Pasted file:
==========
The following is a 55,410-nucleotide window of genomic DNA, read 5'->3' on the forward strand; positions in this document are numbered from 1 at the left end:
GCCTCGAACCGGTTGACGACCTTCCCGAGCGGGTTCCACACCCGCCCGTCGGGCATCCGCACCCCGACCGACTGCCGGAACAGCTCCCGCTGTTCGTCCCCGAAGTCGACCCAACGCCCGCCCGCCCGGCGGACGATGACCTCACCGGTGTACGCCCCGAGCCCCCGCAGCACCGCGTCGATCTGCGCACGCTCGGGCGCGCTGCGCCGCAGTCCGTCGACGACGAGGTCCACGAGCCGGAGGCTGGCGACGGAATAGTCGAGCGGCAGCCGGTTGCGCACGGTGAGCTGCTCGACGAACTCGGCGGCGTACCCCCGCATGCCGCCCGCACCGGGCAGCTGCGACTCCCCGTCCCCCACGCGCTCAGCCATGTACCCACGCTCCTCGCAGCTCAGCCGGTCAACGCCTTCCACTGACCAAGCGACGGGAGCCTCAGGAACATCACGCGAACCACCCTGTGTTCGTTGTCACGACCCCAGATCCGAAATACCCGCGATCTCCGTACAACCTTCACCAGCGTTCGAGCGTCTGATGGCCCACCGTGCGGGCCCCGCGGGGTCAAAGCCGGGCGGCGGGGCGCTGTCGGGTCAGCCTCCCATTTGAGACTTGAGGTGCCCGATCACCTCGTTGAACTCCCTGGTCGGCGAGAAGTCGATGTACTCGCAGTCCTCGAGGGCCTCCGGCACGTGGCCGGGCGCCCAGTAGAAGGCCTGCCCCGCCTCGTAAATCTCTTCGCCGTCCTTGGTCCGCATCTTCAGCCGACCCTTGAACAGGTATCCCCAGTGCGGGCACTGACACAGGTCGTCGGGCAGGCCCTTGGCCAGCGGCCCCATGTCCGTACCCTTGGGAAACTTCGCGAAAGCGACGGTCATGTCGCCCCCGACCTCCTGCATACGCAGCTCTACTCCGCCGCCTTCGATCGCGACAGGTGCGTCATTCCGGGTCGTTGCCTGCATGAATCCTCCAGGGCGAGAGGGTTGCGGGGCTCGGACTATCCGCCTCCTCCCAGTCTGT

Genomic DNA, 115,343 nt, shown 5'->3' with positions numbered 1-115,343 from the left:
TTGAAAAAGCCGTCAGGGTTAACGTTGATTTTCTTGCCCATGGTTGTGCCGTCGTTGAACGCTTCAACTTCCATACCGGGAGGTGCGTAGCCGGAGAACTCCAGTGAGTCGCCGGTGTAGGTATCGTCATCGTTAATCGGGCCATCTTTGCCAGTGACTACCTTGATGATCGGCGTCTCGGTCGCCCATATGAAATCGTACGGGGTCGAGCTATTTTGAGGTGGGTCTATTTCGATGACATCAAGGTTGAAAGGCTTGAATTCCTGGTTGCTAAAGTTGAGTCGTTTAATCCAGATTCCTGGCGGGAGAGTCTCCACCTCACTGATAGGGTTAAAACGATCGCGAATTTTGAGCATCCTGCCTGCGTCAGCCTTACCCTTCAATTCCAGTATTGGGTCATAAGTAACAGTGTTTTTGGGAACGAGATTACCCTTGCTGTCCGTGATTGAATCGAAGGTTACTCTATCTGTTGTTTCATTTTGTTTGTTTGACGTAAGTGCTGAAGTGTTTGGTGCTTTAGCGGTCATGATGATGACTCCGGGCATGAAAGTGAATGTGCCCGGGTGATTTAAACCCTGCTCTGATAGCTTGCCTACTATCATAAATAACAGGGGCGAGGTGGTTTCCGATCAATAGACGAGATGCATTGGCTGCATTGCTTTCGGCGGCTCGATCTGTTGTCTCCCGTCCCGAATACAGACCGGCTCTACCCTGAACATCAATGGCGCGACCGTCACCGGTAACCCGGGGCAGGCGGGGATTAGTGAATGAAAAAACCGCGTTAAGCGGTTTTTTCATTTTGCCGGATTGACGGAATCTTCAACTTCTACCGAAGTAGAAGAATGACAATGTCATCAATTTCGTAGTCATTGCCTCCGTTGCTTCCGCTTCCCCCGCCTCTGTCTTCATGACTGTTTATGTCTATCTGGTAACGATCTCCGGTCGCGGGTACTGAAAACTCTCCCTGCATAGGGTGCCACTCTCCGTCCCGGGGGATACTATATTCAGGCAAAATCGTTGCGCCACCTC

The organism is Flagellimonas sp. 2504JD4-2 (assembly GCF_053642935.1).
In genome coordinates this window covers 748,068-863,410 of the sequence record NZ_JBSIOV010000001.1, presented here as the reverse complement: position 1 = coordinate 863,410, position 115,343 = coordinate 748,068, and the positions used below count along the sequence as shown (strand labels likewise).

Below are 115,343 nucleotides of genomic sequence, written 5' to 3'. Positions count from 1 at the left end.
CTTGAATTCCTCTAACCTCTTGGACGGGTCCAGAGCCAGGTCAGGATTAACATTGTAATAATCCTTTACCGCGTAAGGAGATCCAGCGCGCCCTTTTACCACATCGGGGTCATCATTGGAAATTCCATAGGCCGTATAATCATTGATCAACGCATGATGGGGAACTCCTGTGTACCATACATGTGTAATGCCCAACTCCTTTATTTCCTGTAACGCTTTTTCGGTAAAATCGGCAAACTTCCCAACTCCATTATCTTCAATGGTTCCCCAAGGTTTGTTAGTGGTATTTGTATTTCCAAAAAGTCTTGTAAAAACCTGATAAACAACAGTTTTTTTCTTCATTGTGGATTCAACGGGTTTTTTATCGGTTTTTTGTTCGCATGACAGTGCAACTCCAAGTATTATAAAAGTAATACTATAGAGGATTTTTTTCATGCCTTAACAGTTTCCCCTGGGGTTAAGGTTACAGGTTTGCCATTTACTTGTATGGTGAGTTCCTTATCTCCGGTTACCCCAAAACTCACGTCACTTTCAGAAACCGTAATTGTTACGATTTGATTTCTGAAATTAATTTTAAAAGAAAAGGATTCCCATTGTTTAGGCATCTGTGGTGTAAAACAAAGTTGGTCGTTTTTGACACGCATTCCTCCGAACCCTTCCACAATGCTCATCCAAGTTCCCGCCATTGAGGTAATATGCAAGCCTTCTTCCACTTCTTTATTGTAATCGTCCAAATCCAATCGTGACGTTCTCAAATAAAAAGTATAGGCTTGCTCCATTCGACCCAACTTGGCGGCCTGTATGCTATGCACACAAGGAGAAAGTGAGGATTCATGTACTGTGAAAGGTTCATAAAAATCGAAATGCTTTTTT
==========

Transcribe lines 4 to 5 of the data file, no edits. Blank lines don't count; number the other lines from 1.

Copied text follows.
TTGAAAAAGCCGTCAGGGTTAACGTTGATTTTCTTGCCCATGGTTGTGCCGTCGTTGAACGCTTCAACTTCCATACCGGGAGGTGCGTAGCCGGAGAACTCCAGTGAGTCGCCGGTGTAGGTATCGTCATCGTTAATCGGGCCATCTTTGCCAGTGACTACCTTGATGATCGGCGTCTCGGTCGCCCATATGAAATCGTACGGGGTCGAGCTATTTTGAGGTGGGTCTATTTCGATGACATCAAGGTTGAAAGGCTTGAATTCCTGGTTGCTAAAGTTGAGTCGTTTAATCCAGATTCCTGGCGGGAGAGTCTCCACCTCACTGATAGGGTTAAAACGATCGCGAATTTTGAGCATCCTGCCTGCGTCAGCCTTACCCTTCAATTCCAGTATTGGGTCATAAGTAACAGTGTTTTTGGGAACGAGATTACCCTTGCTGTCCGTGATTGAATCGAAGGTTACTCTATCTGTTGTTTCATTTTGTTTGTTTGACGTAAGTGCTGAAGTGTTTGGTGCTTTAGCGGTCATGATGATGACTCCGGGCATGAAAGTGAATGTGCCCGGGTGATTTAAACCCTGCTCTGATAGCTTGCCTACTATCATAAATAACAGGGGCGAGGTGGTTTCCGATCAATAGACGAGATGCATTGGCTGCATTGCTTTCGGCGGCTCGATCTGTTGTCTCCCGTCCCGAATACAGACCGGCTCTACCCTGAACATCAATGGCGCGACCGTCACCGGTAACCCGGGGCAGGCGGGGATTAGTGAATGAAAAAACCGCGTTAAGCGGTTTTTTCATTTTGCCGGATTGACGGAATCTTCAACTTCTACCGAAGTAGAAGAATGACAATGTCATCAATTTCGTAGTCATTGCCTCCGTTGCTTCCGCTTCCCCCGCCTCTGTCTTCATGACTGTTTATGTCTATCTGGTAACGATCTCCGGTCGCGGGTACTGAAAACTCTCCCTGCATAGGGTGCCACTCTCCGTCCCGGGGGATACTATATTCAGGCAAAATCGTTGCGCCACCTC

The organism is Flagellimonas sp. 2504JD4-2 (assembly GCF_053642935.1).